Environmental chemistry
Environmental chemistry is the scientific study
Science is a systematic enterprise that builds and organizes knowledge in the form of testable explanations and predictions about the universe...

 of the chemical and biochemical phenomena that occur in natural places. It should not be confused with green chemistry
Green chemistry
Green chemistry, also called sustainable chemistry, is a philosophy of chemical research and engineering that encourages the design of products and processes that minimize the use and generation of hazardous substances...

, which seeks to reduce potential pollution at its source. It can be defined as the study of the sources, reactions, transport, effects, and fates of chemical species in the air
Earth's atmosphere
The atmosphere of Earth is a layer of gases surrounding the planet Earth that is retained by Earth's gravity. The atmosphere protects life on Earth by absorbing ultraviolet solar radiation, warming the surface through heat retention , and reducing temperature extremes between day and night...

, soil
Soil is a natural body consisting of layers of mineral constituents of variable thicknesses, which differ from the parent materials in their morphological, physical, chemical, and mineralogical characteristics...

, and water environments; and the effect of human activity on these. Environmental chemistry is an interdisciplinary
Interdisciplinarity involves the combining of two or more academic fields into one single discipline. An interdisciplinary field crosses traditional boundaries between academic disciplines or schools of thought, as new needs and professions have emerged....

 science that includes atmospheric
Atmospheric chemistry
Atmospheric chemistry is a branch of atmospheric science in which the chemistry of the Earth's atmosphere and that of other planets is studied. It is a multidisciplinary field of research and draws on environmental chemistry, physics, meteorology, computer modeling, oceanography, geology and...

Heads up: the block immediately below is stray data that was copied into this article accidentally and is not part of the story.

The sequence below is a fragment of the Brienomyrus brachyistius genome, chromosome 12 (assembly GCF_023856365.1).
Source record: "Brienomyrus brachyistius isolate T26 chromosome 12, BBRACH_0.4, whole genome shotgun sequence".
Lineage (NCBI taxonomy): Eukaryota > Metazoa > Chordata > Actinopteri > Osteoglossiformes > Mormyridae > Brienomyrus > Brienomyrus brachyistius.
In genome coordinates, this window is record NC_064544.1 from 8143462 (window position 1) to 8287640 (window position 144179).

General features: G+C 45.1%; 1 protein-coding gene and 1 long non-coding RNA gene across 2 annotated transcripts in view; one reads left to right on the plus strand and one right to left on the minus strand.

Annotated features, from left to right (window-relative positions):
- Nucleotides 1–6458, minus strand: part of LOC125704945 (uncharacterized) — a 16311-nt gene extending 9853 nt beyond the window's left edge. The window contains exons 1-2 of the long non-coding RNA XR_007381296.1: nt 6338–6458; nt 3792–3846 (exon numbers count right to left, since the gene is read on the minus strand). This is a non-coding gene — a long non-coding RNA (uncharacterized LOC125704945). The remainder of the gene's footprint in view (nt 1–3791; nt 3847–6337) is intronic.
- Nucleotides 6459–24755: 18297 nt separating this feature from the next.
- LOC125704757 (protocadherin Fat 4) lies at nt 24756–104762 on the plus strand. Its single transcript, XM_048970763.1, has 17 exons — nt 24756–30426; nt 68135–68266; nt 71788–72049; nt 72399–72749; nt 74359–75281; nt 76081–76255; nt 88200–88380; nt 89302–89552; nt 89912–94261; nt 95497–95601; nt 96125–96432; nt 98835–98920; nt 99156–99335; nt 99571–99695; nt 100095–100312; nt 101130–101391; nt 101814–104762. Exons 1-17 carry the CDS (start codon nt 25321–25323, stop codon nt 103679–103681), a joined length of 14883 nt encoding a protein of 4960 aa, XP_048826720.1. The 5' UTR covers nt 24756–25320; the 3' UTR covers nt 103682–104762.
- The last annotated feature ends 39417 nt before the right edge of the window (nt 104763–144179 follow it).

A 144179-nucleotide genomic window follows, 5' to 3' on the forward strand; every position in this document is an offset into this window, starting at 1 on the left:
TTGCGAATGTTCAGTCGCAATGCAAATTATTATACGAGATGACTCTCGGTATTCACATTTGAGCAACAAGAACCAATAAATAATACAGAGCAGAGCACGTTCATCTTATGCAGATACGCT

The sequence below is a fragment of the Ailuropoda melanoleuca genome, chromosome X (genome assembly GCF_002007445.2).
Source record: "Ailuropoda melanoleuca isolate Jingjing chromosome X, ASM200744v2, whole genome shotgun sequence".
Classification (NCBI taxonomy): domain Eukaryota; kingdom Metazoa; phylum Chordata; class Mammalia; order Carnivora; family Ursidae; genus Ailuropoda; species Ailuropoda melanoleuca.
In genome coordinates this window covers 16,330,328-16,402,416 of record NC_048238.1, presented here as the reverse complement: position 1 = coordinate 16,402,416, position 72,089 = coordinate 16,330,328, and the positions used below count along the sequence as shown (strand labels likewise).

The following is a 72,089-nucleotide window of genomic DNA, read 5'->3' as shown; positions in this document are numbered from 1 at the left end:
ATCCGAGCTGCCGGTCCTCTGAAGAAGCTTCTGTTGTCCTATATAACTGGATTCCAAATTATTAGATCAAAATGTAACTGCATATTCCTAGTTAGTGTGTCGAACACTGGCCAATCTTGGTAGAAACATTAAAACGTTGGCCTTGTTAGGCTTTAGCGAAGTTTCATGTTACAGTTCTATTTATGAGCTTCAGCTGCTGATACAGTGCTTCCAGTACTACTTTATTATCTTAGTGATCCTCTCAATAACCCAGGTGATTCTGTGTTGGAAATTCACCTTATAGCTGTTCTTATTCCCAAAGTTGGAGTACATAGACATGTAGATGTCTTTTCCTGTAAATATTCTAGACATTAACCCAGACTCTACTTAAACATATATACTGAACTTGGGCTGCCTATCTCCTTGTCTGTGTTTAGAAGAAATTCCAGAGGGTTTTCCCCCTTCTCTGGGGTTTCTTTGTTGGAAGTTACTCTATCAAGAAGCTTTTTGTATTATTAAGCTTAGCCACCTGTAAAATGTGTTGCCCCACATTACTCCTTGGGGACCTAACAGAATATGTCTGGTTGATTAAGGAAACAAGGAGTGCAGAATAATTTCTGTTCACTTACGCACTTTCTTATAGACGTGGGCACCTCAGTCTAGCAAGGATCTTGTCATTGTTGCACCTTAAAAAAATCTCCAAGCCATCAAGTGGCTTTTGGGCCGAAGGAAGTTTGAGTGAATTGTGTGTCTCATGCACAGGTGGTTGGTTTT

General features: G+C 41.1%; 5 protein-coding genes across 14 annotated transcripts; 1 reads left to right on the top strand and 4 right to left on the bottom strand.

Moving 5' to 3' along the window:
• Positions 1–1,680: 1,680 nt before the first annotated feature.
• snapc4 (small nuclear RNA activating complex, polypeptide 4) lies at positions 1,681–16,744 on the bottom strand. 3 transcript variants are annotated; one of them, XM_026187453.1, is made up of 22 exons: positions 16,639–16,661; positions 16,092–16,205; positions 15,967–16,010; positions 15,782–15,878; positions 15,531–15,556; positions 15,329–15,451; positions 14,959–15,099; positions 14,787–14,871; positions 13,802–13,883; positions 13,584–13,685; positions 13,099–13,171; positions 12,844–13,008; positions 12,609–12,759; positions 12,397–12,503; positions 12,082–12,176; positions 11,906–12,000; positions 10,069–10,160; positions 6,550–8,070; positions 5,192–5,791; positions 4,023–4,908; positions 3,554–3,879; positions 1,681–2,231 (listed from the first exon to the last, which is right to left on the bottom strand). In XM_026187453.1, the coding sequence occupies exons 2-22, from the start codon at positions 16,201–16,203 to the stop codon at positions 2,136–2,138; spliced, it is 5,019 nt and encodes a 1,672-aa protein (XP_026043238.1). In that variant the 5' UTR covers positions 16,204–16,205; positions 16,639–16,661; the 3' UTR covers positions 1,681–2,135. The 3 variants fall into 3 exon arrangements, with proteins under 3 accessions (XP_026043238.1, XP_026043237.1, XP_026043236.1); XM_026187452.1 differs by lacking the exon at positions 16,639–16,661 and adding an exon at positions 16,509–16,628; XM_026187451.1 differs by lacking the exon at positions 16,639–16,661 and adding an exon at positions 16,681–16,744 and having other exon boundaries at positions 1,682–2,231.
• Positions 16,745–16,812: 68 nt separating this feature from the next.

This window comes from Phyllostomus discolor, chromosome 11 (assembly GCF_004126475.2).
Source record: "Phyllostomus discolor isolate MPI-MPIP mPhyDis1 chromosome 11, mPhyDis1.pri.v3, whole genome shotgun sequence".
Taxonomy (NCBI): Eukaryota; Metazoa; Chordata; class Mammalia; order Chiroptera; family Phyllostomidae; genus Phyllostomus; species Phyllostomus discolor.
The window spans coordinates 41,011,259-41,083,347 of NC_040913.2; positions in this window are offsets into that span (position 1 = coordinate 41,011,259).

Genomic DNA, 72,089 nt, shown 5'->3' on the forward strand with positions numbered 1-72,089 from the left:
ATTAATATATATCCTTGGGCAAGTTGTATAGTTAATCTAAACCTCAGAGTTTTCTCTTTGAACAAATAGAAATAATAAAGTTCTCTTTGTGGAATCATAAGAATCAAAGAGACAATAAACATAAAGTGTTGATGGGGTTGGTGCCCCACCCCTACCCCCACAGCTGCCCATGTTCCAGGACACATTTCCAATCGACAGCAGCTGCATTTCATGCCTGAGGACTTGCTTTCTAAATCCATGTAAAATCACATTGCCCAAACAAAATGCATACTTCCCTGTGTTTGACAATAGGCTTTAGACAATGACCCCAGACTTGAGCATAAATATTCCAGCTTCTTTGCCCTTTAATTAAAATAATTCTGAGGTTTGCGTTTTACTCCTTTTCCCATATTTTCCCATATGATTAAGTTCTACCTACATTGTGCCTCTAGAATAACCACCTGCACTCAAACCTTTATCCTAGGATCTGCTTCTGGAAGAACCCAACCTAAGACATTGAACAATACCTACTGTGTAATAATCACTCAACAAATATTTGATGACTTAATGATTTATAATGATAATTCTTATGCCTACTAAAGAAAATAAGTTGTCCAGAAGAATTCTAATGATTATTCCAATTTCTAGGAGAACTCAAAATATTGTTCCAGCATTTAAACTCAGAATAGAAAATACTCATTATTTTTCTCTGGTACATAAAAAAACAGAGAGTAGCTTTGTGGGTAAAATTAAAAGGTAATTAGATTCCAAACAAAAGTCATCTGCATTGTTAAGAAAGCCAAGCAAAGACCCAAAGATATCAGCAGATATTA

, aquatic and soil chemistry
Soil chemistry
Soil chemistry is the study of the chemical characteristics of soil. Soil chemistry is affected by mineral composition, organic matter and environmental factors.-History:...

, as well as heavily relying on analytical chemistry
Analytical chemistry
Analytical chemistry is the study of the separation, identification, and quantification of the chemical components of natural and artificial materials. Qualitative analysis gives an indication of the identity of the chemical species in the sample and quantitative analysis determines the amount of...

 and being related to environmental
Environmental science
Environmental science is an interdisciplinary academic field that integrates physical and biological sciences, to the study of the environment, and the solution of environmental problems...

 and other areas of science.

Environmental chemistry involves first understanding how the uncontaminated environment works, which chemicals in what concentrations are present naturally, and with what effects. Without this it would be impossible to accurately study the effects humans have on the environment
Natural environment
The natural environment encompasses all living and non-living things occurring naturally on Earth or some region thereof. It is an environment that encompasses the interaction of all living species....

 through the release of chemicals.

Environmental chemist
A chemist is a scientist trained in the study of chemistry. Chemists study the composition of matter and its properties such as density and acidity. Chemists carefully describe the properties they study in terms of quantities, with detail on the level of molecules and their component atoms...

s draw on a range of concepts from chemistry and various environmental sciences to assist in their study of what is happening to a chemical species in the environment
An ecosystem is a biological environment consisting of all the organisms living in a particular area, as well as all the nonliving , physical components of the environment with which the organisms interact, such as air, soil, water and sunlight....

. Important general concepts from chemistry include understanding chemical reaction
Chemical reaction
A chemical reaction is a process that leads to the transformation of one set of chemical substances to another. Chemical reactions can be either spontaneous, requiring no input of energy, or non-spontaneous, typically following the input of some type of energy, such as heat, light or electricity...

s and equations
Chemical equation
A chemical equation is the symbolic representation of a chemical reaction where the reactant entities are given on the left hand side and the product entities on the right hand side. The coefficients next to the symbols and formulae of entities are the absolute values of the stoichiometric numbers...